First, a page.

Lincoln County Historical Society

Local historian Ezra Tillotson presents the Slicker Wars program to visitors.

Lincoln County, Mo. - Lincoln County’s Historical Society held a free program for the citizens of Lincoln County on Oct. 21 over the Slicker Wars at the Courthouse on Main Street. The program was presented by Ezra Tillotson, a local historian who has spent years gathering accounts and information on the historical events of Lincoln County.

“There is a Chinese curse which says, ‘May you live in interesting times,’ well in Lincoln County, these were interesting times,” Tillotson explained as he began the presentation.

The Slicker Wars took place during the mid-1800s. The word, “Slicker” refers to vigilante groups and individuals who would tie criminals to trees and “slick” them with whips, typically made from hickory branches.

The vigilante groups were originally formed to locate and stop counterfeiters and horse thieves who had stolen over 1,500 horses in a single year. Law enforcement at the time was overwhelmed by the growing crime problem; this is where the Vigilance Committees stepped in to enact their brand of justice.

However, the Slickers were not trusted by all, and eventually, anti-Slicker companies were formed to oppose the vigilantes. This clash would make its way to Lincoln County.

In 1845 the sons of James Trumbull were accused of aiding counterfeiters and ordered to leave the country. Slickers came out to enforce the order and a violent conflict ensued that would later spark great animosity between the Slickers of Lincoln County and a company of anti-Slickers in St. Charles County.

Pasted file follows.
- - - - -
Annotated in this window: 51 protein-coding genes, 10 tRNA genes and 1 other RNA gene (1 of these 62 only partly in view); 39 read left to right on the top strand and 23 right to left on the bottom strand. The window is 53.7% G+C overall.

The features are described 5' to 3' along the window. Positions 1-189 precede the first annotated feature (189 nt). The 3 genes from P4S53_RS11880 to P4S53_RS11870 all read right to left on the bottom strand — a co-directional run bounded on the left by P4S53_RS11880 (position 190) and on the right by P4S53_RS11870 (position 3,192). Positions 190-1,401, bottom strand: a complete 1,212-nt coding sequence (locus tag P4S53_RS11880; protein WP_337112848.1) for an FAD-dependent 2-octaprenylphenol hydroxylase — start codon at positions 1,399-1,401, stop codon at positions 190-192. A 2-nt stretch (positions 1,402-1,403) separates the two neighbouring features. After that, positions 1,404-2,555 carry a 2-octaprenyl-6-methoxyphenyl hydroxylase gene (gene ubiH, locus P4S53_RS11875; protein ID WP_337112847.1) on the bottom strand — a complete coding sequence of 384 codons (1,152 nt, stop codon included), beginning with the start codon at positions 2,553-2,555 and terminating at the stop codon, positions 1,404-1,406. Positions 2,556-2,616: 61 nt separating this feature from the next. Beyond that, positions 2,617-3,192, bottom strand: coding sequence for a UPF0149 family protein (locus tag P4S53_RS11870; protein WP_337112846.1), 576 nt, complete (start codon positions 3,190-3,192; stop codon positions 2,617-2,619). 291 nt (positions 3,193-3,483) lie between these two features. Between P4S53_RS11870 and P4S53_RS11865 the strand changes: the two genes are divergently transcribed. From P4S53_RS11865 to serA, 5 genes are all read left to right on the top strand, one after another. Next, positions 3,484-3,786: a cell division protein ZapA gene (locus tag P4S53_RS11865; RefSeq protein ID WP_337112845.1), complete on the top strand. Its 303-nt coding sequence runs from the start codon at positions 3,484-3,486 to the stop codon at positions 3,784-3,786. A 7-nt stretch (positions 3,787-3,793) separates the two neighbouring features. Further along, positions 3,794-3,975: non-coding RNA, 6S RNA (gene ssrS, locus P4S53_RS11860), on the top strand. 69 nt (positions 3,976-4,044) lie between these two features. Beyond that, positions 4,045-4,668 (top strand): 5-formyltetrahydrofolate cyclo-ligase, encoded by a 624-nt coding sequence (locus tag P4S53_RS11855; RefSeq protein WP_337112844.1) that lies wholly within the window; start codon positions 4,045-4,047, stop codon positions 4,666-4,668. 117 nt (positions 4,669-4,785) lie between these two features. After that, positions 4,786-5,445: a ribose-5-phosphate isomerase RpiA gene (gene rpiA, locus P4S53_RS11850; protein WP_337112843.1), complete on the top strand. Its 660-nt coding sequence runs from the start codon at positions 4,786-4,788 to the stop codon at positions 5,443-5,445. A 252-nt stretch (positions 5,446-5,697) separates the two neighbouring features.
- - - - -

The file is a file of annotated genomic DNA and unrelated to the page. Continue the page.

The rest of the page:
The Slicker Wars would eventually end and become a small page in Mo.’s history, but the Lincoln County Historical Society is working to keep the events alive through its free programs.

“It’s kind of like with any significant event or series of events. It’s not over when it’s over. You can’t point to a time and say this is when it stopped,” Tillotson explained. “Things keep dribbling down. Big events in history, how long does it take before that dribbling down stops?”

The Lincoln County Historical Society, led by president Paul Bobeen, holds several events a year including jail museum tours and a cemetery walk.

“We have annual memberships and also lifetime memberships,” Bobeen said.  “Everything we do is strictly concerned with donations, so our membership helps to cover the expenses of the jail and upkeep and everything that goes with that.”

To learn more about the Lincoln County Historical Society or to become a member, you can visit their Facebook page.